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IDF report

Diabetes Atlas 2012: 371 million cases worldwide

The IDF are using the release of their atlas to call for diabetes to be included in the Millennium Development Goals.
50% of worldwide diabetics undiagnosed
8.3% of adult population living with diabetes
IDF hope data will encourage UN to include diabetes with Millennium Development Goals

More than 371 million people in the world have diabetes, half of whom are undiagnosed, according to the latest update to the International Diabetes Federation’s Diabetes Atlas.

The number of people with diabetes has increased in every country in the world, leading the IDF to describe the global diabetes epidemic as “out of control”.

“Millions 
of 
people 
are 
dying 
from
 diabetes 
in 
their 
most 
productive 
years,” 
said 
Ann
 Keeling,
 CEO 
of the 
IDF. 
“The
 stability 
of 
societies 
is 
threatened 
and 
huge 
economic
 and
 political

burdens
 are
 imposed
 on 
countries 
and 
communities. 
However, this 
disease
 remains marginalised
 on 
the 
global 
health 
and 
development 
agenda 
and 
vastly 
under‐resourced.”

In total, the IDF estimate that 8.3% of the adult population of the world are living with diabetes. By 2030, they say, over 552 million adults – 9.9% of the population – will have the condition.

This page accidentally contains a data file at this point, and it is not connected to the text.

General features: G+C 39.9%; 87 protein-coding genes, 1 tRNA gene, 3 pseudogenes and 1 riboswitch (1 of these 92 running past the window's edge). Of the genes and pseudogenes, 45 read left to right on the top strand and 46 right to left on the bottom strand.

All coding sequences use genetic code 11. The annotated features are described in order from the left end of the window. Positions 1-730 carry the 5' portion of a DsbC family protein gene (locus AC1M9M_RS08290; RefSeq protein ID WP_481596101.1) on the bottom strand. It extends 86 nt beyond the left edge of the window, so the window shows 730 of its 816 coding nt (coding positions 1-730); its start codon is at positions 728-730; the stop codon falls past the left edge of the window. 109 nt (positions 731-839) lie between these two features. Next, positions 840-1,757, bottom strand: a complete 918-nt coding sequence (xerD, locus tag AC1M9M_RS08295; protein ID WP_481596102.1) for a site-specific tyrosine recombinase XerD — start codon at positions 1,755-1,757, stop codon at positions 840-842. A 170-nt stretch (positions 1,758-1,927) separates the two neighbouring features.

The IDF reports that by the end of 2012, 4.8 million people will have died from diabetes, half of whom will be under 60, and US$471 billion was spent globally on healthcare related to the disease.

“As 
millions 
of 
undiagnosed
 people
 develop
 diabetes 
complications, 
we 
can
 expect 
to 
see the
 mortality rate 
climb,” 
said 
Jean
 Claude 
Mbanya, president
 of 
the 
International 
Diabetes Federation.

Globally, the IDF estimates that 187 million people with diabetes – 50% – remain undiagnosed, including 81% of African diabetics.

Of the 371 million diabetics in the world, more than one in three live in the West Pacific region, including over 90 million in China and more than 61 million in India.

The IDF hope that the data will encourage the UN to include battling diabetes and other non-communicable diseases into the Millennium Development Goals, which are due to be updated in 2015.

Specifying targets for battling diabetes as a Millennium Development Goal would increase funding from organisations like the World Bank and International Development Fund, particularly for fighting diabetes in low and middle income countries, which make up 80% of the diabetic population.

In the UK, 3.3 million adults – 5.6% of the population – are estimated to be diabetic, with around 1.4 million cases remaining undiagnosed.

In the USA, the IDF say that 24.1 million million adults, or 9.35% of the population, are diabetic, of whom 6.7 million are undiagnosed.

The IDF gathered data for the report from over 500 sources, including peer-reviewed journals, national health statistics reports, and reports from international agencies.

The report does not contain specific figures on type 1 and type 2 diabetes in adults, as many of its sources do not make a distinction between the two conditions.

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